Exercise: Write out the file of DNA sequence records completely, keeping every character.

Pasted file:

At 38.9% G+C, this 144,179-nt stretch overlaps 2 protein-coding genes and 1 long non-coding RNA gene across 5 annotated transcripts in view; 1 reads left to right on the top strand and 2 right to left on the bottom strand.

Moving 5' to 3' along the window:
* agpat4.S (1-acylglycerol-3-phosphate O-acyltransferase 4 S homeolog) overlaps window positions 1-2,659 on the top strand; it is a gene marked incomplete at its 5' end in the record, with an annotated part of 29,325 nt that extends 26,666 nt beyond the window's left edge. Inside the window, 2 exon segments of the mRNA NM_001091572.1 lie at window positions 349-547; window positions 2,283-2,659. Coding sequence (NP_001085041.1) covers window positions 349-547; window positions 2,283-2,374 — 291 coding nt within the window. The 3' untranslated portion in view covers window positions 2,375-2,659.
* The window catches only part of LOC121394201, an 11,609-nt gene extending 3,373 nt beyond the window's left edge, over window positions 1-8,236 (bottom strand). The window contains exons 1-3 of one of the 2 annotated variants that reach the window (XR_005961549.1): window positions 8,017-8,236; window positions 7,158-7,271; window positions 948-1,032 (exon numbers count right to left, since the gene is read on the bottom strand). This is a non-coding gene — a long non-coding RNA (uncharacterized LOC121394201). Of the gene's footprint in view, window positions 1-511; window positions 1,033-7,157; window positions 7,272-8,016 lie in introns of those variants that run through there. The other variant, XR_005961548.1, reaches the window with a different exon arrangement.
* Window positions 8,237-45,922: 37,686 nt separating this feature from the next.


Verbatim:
At 38.9% G+C, this 144,179-nt stretch overlaps 2 protein-coding genes and 1 long non-coding RNA gene across 5 annotated transcripts in view; 1 reads left to right on the top strand and 2 right to left on the bottom strand.

Moving 5' to 3' along the window:
* agpat4.S (1-acylglycerol-3-phosphate O-acyltransferase 4 S homeolog) overlaps window positions 1-2,659 on the top strand; it is a gene marked incomplete at its 5' end in the record, with an annotated part of 29,325 nt that extends 26,666 nt beyond the window's left edge. Inside the window, 2 exon segments of the mRNA NM_001091572.1 lie at window positions 349-547; window positions 2,283-2,659. Coding sequence (NP_001085041.1) covers window positions 349-547; window positions 2,283-2,374 — 291 coding nt within the window. The 3' untranslated portion in view covers window positions 2,375-2,659.
* The window catches only part of LOC121394201, an 11,609-nt gene extending 3,373 nt beyond the window's left edge, over window positions 1-8,236 (bottom strand). The window contains exons 1-3 of one of the 2 annotated variants that reach the window (XR_005961549.1): window positions 8,017-8,236; window positions 7,158-7,271; window positions 948-1,032 (exon numbers count right to left, since the gene is read on the bottom strand). This is a non-coding gene — a long non-coding RNA (uncharacterized LOC121394201). Of the gene's footprint in view, window positions 1-511; window positions 1,033-7,157; window positions 7,272-8,016 lie in introns of those variants that run through there. The other variant, XR_005961548.1, reaches the window with a different exon arrangement.
* Window positions 8,237-45,922: 37,686 nt separating this feature from the next.